Efficiency is an important part of the process when dealing with critically ill patients. However, it is also imperative to perform each step precisely to avoid mistakes. Hence, the annual training.

“You want to stay calm and collected so that way you’re not tripping over stuff,” said Seven Bar Aviation Captain Kyle Neill. “Being more methodical about it versus just trying to get out as soon as possible, is a better practice. That way you can get the patient, unhook their lines and get out the door safely.”

Despite the immense pressure of the job, the goal of the intense training is to educate and strengthen the team. Bee said she makes sure the training is also a bonding experience.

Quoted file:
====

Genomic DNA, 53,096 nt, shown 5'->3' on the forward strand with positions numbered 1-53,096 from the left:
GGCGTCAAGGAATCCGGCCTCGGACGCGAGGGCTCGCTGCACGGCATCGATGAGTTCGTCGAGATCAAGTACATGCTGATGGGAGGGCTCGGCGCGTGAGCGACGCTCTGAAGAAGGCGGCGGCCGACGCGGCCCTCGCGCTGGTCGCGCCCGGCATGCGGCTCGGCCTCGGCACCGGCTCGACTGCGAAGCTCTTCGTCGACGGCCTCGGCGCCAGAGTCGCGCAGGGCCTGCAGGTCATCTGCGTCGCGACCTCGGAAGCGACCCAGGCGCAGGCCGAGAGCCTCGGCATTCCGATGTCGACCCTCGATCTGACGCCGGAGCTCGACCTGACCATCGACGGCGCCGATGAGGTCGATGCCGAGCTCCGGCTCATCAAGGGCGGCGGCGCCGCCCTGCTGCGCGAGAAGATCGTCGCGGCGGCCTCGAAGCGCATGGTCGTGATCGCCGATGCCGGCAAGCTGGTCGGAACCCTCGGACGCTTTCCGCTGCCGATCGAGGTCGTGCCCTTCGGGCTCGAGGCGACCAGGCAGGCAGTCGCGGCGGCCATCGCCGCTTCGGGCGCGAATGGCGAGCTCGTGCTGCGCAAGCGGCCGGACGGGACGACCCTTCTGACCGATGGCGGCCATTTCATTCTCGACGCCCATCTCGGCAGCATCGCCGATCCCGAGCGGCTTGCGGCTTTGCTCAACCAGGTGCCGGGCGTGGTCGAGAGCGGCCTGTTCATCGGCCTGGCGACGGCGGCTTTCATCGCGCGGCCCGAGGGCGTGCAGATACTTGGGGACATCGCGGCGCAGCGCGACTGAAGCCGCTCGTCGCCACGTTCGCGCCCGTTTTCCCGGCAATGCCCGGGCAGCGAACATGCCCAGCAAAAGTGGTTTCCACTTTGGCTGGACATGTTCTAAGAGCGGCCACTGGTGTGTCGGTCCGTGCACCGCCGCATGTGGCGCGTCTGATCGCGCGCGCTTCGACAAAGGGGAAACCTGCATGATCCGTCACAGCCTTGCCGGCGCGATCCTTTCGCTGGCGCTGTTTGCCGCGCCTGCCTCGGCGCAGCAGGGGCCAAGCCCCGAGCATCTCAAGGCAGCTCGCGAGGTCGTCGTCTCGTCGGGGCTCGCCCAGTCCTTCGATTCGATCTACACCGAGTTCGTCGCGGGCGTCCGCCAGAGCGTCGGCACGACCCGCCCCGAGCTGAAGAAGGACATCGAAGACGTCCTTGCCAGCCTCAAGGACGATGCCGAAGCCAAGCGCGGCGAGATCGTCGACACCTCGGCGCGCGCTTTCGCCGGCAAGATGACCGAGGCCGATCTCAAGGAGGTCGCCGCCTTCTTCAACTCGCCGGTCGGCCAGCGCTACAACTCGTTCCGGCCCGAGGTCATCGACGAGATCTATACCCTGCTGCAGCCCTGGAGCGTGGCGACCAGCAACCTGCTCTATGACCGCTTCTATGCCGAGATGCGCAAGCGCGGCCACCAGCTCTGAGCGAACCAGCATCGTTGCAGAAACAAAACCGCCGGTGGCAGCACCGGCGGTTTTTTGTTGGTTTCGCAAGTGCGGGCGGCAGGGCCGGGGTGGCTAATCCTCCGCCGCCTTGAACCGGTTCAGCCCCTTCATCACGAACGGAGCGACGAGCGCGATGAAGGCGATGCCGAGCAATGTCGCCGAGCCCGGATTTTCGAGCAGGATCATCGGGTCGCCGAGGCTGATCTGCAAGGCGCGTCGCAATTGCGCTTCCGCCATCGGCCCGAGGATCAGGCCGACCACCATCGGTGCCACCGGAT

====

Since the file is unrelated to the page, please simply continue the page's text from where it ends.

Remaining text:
“I try to throw a team building activity in there, which helps because we are constantly on the go when we are here at the hospital,” she said. “It’s kind of a small family. Everybody understands the importance of everyone’s role.”

The Kangaroo Crew employs nearly a hundred employees with a wide range of backgrounds.

“It is imperative that we train as a multi-disciplinary team – with pilots, transport team members and simulated patients – for high-risk-low-frequency events and prepare for every situation,” said Dr. Jeanine Graf, Kangaroo Crew Medical Director. “I am proud to be associated with a consistently high performing team that prioritizes safety in our simulation training.”

Texas Children’s Kangaroo Crew is the only pediatric intensive care transport service in the region that offers such a high level of expertise on each transport.

“As we look forward to the opening of Legacy Tower, we will be ready to provide access to all of our critically ill patients who call on us for service,” Graf said.

Click here or more information about the Kangaroo Crew.

January 23, 2018